In 1994 I went on a trip to Sweden with the Lothian Regional Orchestra and Jazz Band. Our host, a man with the resoundingly Nordic name of Gerry Morrisey, took us out for a tour in his car and and pointed out a patch of spare ground covered in oil where learner drivers would practise dealing with skids. Immediately I wondered why we don’t do that here. Why defer your first skid until you are either in traffic or in danger?
This flashed through my mind today when I was thinking about the dangers which acceleration* can present in an ensemble situation**. Many people’s first experience of minimal control occurs in a concert. They may have limited experience of:
- the factors causing it – adrenalin – allowing a tempo in excess of the norm to feel normal
- acoustical/aural novelties – not sitting next to (as as near to) the people you normally follow
- how to be part of the remedy*** – increase your volume and slowing down while your section is in command of the most frequent notes i.e. make people wait for you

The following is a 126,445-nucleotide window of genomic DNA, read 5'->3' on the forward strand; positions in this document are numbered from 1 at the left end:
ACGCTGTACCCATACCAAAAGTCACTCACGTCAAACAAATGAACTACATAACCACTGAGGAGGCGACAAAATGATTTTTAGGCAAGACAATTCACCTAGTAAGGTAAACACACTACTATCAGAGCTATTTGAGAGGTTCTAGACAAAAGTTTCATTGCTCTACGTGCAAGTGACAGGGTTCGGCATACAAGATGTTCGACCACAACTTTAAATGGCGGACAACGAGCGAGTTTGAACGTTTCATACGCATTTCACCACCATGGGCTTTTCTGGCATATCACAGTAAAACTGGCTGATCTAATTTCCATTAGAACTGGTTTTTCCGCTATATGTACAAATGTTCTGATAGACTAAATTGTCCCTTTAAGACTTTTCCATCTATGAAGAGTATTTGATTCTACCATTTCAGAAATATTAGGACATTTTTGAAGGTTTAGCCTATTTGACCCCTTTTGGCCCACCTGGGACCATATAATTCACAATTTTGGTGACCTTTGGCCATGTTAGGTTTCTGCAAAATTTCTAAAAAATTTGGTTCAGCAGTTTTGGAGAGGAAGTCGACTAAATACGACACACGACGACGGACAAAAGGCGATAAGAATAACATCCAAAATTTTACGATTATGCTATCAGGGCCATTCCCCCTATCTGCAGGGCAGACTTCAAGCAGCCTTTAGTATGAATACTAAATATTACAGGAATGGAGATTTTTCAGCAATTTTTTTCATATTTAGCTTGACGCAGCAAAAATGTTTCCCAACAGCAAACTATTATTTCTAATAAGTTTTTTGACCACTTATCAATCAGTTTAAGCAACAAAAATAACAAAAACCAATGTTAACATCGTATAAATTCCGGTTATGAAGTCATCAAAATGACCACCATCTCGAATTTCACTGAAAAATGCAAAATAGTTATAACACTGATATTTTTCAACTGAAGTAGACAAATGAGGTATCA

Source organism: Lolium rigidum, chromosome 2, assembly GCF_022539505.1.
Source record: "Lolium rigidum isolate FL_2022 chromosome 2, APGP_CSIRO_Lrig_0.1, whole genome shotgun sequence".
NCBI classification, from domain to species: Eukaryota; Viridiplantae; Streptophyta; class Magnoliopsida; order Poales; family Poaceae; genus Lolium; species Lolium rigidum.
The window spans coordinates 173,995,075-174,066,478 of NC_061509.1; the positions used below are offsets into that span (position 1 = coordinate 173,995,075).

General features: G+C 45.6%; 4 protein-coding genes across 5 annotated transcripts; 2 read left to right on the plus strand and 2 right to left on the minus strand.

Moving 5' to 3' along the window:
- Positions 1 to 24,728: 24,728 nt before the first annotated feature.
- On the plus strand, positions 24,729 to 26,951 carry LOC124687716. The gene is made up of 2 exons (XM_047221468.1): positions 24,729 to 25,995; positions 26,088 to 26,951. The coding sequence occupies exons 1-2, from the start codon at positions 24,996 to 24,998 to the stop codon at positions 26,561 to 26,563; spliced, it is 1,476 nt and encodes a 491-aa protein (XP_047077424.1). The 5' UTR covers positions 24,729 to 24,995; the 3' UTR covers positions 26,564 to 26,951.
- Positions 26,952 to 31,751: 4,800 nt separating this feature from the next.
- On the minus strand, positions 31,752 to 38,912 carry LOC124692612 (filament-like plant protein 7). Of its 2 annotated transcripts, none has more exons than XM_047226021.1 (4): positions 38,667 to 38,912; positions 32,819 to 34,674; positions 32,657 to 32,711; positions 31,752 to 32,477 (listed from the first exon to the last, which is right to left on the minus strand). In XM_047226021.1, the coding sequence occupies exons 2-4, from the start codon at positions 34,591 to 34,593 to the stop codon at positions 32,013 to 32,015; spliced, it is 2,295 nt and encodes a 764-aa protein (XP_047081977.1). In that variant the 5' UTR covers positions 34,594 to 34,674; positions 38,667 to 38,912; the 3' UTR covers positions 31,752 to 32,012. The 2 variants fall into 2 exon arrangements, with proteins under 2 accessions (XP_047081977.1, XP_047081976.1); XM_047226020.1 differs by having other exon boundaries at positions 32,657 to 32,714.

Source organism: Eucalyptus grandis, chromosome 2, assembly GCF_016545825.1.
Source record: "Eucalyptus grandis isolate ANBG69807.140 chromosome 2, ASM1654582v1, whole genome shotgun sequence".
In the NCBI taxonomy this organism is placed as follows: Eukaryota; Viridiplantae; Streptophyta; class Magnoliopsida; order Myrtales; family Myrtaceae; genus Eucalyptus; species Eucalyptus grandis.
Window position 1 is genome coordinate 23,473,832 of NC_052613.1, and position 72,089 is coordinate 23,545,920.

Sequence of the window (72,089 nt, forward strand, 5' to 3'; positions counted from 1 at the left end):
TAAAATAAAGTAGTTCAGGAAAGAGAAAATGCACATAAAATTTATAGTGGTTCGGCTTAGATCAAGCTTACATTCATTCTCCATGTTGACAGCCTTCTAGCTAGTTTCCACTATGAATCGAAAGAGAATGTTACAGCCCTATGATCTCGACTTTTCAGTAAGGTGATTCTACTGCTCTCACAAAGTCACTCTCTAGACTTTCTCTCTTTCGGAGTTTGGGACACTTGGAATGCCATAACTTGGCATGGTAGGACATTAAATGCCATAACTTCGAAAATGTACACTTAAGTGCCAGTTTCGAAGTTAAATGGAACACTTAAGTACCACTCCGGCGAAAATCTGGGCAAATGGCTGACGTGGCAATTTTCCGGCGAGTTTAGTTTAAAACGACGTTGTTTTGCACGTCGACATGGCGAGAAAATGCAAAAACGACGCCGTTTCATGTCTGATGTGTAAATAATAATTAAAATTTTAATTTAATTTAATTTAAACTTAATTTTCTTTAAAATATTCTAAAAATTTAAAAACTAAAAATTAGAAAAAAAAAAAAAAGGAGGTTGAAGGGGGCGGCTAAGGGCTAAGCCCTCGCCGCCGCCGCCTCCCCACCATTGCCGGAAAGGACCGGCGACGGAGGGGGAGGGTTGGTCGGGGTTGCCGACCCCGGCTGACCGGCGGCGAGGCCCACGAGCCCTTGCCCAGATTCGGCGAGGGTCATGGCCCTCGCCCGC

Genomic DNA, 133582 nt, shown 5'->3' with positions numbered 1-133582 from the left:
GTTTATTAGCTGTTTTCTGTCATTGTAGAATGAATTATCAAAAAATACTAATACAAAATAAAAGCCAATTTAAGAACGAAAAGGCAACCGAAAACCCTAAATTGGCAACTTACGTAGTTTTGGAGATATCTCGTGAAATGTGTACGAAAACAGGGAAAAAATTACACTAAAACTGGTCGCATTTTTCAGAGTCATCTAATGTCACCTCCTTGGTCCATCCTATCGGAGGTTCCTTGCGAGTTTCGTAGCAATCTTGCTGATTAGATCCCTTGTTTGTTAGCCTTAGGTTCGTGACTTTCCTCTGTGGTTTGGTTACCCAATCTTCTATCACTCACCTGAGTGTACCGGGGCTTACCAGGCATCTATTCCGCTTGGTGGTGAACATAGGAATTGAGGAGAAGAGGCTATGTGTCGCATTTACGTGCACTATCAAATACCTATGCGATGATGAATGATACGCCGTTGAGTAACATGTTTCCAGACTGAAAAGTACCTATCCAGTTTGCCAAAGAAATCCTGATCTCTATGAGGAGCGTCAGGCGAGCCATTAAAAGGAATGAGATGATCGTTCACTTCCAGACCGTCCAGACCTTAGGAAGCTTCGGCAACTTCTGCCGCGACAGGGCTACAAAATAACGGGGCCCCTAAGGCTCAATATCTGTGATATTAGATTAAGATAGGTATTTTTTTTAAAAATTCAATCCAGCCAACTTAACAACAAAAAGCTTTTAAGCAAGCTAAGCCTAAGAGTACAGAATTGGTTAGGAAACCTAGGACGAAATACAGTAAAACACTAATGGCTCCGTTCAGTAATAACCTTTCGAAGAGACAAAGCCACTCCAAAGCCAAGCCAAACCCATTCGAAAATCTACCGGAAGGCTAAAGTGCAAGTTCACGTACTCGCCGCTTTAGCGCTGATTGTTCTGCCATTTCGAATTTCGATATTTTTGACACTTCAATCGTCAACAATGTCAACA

- how to notice that another section (or individual) is offering a remedy i.e. being so at home with the own part that you have spare attention for the other parts
So, can you practise these skills? Here is a midi file of a Bach Air with wandering tempo. The tempo changes every bar. For the first minute the changes, while noticeable, are mild. Thereafter, they are more drastic – even humorous. Why not try the following tasks?
- See if you can keep track of the beat by tapping your finger on your leg (this way you’ll feel it in addition to hearing it).
- See if you can hear the best part to follow – the one with the most frequent notes
- Try to play along if you know it (this version is in G as opposed to the original key of D – consider it an extra challenge 🙂
* deceleration is rare – curiously a wandering tempo usually goes up, whereas wandering pitch usually goes down
** this is less of a problem in a solo situation and, if it does occur, is more quickly fixed – the nature of the situation being more like a speedy dictatorship than a time-consuming democracy
*** I’m referring here solely to ensembles without a conductor – otherwise you’d simply follow the beat (easier said than done).